Another police brutality case reported in the United States. Alton Sterling, a 37-year-old black male, and father of two, was violently killed by two white male police officers, Blane Salamoni and Howie Lake II, in front of the supermarket Triple S Food Mart during the early hours of Tuesday morning.
There is an undeniable common denominator in almost, if not all, of these incidents: the victims were black. It is these incredibly unlawful happenings that sparked the Black Lives Matter movement.
In the year 2016, 48 years after the ruthless assassination of Dr. Martin Luther King and 51 years after that of Malcolm X, the assumption was that the new millennium would be more respectful of fundamental human rights for all in the Land of the Free. However, it would appear that this liberation spoken about in the National Anthem is not a right reserved for all Americans.
Notwithstanding the privacy and transparency violations the “war on terror” has produced, which is not the current matter at hand, the United States is home to a multitude of events that have put uncountable and uncounted individuals’ rights at jeopardy, sparking the debate of an ongoing, growing racism that is not being taken seriously.
According to an article published in BBC News US and Canada Edition May last year, activist and researcher, Sam Sinyangwe reported “black people are three times more likely to be killed by police in the United States than white people.” This means that individuals such as Michael Brown, Eric Garner, Walter Scott, and Freddie Gray, all died at the hands of the very same people who were supposed to protect them.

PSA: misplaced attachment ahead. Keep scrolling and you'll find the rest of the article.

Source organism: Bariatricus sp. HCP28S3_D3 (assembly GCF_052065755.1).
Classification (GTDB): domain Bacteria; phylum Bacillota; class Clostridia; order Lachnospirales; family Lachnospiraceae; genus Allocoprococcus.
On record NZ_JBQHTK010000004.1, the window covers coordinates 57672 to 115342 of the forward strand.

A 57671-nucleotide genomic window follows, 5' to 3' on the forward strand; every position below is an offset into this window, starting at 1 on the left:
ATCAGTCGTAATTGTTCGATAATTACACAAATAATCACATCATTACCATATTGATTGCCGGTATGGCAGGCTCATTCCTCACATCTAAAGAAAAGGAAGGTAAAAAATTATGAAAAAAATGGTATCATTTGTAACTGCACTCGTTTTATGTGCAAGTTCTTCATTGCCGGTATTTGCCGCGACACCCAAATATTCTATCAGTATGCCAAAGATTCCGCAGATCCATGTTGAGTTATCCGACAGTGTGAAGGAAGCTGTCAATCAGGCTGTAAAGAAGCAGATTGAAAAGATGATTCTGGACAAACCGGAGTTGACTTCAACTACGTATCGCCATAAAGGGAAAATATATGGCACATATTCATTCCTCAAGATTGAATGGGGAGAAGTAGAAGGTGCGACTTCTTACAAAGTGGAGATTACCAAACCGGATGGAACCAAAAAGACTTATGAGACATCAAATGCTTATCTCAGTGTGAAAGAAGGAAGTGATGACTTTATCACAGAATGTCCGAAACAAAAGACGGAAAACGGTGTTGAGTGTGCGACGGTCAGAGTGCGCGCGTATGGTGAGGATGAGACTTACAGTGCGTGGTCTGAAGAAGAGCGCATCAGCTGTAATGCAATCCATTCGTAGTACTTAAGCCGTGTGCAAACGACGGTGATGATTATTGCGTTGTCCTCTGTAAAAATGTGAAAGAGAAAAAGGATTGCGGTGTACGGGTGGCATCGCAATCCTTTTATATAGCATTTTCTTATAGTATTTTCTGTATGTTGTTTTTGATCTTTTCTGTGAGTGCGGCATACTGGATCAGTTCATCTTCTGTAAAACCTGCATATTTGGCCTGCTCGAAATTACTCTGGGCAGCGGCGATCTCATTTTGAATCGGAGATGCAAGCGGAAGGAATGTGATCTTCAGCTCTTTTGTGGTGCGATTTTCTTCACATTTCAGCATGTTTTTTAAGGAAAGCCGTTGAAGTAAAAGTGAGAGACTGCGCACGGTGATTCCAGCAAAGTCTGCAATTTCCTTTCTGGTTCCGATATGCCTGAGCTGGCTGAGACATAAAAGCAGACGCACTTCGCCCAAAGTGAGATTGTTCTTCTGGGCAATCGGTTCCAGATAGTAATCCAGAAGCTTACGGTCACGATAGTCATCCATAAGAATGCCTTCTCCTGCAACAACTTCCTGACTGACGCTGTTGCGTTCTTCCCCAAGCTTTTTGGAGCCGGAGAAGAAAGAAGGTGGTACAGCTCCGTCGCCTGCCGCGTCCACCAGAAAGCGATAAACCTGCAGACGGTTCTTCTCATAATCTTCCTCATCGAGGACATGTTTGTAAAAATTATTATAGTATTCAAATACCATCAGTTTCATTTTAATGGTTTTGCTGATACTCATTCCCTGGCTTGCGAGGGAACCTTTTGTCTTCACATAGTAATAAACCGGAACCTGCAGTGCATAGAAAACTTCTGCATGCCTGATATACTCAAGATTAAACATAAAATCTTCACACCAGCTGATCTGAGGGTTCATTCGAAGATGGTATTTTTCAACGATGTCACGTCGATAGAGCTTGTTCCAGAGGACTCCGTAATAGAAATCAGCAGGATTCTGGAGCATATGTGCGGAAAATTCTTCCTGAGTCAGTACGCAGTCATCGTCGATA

The latest victim of unruly police and racialized violence was an example of yet another perceived expendable black body.
Alton Sterling shot dead by police officials in Baton Rouge
Sterling was reported selling CD’s outside the store when the two police officers went to greet him in a verbal altercation that grew violent. The police officers allegedly tasered Sterling then forced him to the ground before noticing a gun on his person, according to the video recorded on an eyewitness’ mobile device that has gone viral.
It was at that moment that one of the police officers aimed his gun for the harassed Sterling’s head and shot him dead. The incident rightfully angered many and hours later. There were Black Lives Matter protests held outside of the store in solidarity with Sterling and his family, against the uncalled-for violence police officers relentlessly use against numerous black people.
US Congressman Cedric Richmond spoke about the unresolved and deeply unsettling questions surrounding the incident such as the initial calls for police presence, the degree of force used by the officers, the reason behind the verbal and physical altercation, as well as how the police officers reacted after the shooting.
This would not be the first time police officers are being investigated and put on administrative leave for an unnecessarily violent encounter with a black individual.
According to NPR, Mayor Kip Holden stated at a press conference that Baton Rouge is an inclusive community with “a wound right now, but we’ll be healing, and making this city and parish whole again.”
What the Mayor fails to realize here is that the problem lies not with the community of that particular area, but rather the US society in general and how it perceives and should seek to preserve the rights of all US citizens. Too frequently are black bodies wrongfully shot, killed and/or incarcerated by their race.
All lives should matter, and Black ones should be no exception.